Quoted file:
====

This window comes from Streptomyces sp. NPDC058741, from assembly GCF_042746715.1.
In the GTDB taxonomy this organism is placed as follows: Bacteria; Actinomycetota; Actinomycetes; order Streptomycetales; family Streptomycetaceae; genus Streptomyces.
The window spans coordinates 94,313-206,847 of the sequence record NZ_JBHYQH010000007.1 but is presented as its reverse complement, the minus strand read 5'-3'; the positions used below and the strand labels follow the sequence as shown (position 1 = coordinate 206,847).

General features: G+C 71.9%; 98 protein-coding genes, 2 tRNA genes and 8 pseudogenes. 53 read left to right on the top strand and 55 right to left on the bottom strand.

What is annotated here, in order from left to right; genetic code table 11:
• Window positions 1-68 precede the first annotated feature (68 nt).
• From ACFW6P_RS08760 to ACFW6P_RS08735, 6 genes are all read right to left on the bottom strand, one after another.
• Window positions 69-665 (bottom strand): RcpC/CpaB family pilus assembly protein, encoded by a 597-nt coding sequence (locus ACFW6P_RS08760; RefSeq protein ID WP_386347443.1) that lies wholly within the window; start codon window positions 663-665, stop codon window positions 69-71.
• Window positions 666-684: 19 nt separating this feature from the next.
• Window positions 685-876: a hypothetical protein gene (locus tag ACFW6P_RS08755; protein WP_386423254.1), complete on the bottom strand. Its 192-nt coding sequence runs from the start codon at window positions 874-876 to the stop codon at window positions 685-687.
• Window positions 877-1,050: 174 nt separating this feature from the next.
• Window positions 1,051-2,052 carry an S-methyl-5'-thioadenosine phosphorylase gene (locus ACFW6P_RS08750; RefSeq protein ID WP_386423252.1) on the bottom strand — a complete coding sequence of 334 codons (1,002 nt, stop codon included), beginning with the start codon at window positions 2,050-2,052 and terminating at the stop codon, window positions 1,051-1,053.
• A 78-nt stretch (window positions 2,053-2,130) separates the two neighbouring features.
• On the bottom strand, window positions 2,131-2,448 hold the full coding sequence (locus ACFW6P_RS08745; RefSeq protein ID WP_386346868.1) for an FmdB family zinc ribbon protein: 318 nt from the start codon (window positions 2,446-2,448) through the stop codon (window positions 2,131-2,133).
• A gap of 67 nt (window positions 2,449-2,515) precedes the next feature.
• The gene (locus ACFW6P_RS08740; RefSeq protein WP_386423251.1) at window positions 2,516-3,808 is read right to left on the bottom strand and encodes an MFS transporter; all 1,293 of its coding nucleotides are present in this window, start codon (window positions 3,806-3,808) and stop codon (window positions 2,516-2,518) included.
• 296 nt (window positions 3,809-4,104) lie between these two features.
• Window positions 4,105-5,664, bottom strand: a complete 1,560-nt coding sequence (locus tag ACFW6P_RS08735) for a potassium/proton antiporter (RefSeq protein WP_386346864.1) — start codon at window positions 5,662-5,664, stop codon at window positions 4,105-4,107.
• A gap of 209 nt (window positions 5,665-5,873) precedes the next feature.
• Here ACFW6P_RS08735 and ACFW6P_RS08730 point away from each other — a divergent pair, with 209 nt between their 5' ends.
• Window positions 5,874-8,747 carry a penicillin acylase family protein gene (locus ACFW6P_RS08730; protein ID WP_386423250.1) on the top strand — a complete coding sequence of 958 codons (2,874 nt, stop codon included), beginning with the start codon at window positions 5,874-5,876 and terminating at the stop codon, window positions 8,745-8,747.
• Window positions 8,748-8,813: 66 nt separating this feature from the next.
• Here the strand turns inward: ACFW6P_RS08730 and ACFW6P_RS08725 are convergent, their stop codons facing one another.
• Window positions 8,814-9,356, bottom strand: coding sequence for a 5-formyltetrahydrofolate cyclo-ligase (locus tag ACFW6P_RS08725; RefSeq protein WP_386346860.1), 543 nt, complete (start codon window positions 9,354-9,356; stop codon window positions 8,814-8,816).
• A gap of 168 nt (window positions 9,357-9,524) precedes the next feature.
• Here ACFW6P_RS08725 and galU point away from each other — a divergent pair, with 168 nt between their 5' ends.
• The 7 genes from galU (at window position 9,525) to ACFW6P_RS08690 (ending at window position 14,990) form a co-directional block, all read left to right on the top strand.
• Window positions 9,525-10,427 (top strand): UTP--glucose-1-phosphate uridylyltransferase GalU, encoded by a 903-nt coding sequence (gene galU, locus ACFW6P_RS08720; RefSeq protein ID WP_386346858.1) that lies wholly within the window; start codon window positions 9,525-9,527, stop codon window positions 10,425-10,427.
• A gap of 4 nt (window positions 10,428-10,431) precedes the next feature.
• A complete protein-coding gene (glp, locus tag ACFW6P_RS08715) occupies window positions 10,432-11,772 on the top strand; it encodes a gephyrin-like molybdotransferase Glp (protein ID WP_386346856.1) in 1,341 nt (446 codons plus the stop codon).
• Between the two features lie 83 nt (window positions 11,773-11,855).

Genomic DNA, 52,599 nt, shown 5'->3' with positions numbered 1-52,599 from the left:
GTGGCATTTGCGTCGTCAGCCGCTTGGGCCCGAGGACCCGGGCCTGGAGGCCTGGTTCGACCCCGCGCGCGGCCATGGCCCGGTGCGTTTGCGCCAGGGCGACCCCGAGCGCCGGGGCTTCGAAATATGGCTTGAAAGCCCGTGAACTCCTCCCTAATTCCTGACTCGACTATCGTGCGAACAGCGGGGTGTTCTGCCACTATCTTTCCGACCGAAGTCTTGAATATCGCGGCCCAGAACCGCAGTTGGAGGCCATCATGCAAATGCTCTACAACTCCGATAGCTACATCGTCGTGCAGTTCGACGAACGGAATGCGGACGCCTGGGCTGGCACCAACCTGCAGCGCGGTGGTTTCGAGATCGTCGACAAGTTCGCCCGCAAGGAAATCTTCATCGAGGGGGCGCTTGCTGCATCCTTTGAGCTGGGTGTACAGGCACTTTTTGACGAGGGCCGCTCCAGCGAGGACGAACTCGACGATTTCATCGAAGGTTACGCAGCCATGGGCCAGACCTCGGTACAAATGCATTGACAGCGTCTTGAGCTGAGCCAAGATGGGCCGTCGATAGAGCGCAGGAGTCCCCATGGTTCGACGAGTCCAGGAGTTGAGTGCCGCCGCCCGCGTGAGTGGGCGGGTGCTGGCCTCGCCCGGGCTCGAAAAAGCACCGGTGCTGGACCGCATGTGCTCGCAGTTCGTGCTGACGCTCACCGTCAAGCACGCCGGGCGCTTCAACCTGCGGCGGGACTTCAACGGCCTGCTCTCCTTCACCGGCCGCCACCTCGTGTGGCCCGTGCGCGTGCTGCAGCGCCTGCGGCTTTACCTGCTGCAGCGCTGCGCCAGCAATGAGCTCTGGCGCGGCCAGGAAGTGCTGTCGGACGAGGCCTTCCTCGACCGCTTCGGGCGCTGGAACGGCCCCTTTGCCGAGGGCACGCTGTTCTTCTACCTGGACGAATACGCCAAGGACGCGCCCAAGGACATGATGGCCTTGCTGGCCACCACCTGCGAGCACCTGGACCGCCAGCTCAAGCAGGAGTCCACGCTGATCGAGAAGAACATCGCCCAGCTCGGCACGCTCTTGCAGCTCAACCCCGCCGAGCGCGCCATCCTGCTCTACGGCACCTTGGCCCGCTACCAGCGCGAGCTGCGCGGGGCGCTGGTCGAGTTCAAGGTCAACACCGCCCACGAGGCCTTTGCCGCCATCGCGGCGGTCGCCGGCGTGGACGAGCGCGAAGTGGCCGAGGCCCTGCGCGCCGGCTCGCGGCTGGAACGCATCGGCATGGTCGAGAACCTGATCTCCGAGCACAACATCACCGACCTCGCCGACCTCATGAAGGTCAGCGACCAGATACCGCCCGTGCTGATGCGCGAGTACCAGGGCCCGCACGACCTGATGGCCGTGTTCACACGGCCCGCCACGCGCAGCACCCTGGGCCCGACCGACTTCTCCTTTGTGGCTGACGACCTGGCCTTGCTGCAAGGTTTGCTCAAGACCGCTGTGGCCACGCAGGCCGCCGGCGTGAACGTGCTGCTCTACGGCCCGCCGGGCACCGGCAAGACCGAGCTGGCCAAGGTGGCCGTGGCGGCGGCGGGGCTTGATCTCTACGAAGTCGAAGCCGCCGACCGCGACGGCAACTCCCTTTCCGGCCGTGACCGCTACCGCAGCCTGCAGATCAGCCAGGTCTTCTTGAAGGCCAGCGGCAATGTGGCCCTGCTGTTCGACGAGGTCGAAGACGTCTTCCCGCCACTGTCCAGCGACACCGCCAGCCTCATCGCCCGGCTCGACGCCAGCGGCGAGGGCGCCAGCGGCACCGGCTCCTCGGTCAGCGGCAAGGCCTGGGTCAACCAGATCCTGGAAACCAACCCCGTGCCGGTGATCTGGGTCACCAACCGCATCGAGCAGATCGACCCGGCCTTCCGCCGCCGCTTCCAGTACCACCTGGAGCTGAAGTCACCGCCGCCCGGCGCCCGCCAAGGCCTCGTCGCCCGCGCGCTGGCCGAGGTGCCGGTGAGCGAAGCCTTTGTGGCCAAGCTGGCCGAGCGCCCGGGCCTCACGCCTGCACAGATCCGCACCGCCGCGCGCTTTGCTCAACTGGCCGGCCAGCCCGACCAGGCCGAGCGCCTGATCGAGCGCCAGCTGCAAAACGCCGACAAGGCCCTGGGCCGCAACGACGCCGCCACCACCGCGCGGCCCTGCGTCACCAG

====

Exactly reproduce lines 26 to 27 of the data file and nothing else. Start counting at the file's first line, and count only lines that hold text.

• Here ACFW6P_RS08725 and galU point away from each other — a divergent pair, with 168 nt between their 5' ends.
• The 7 genes from galU (at window position 9,525) to ACFW6P_RS08690 (ending at window position 14,990) form a co-directional block, all read left to right on the top strand.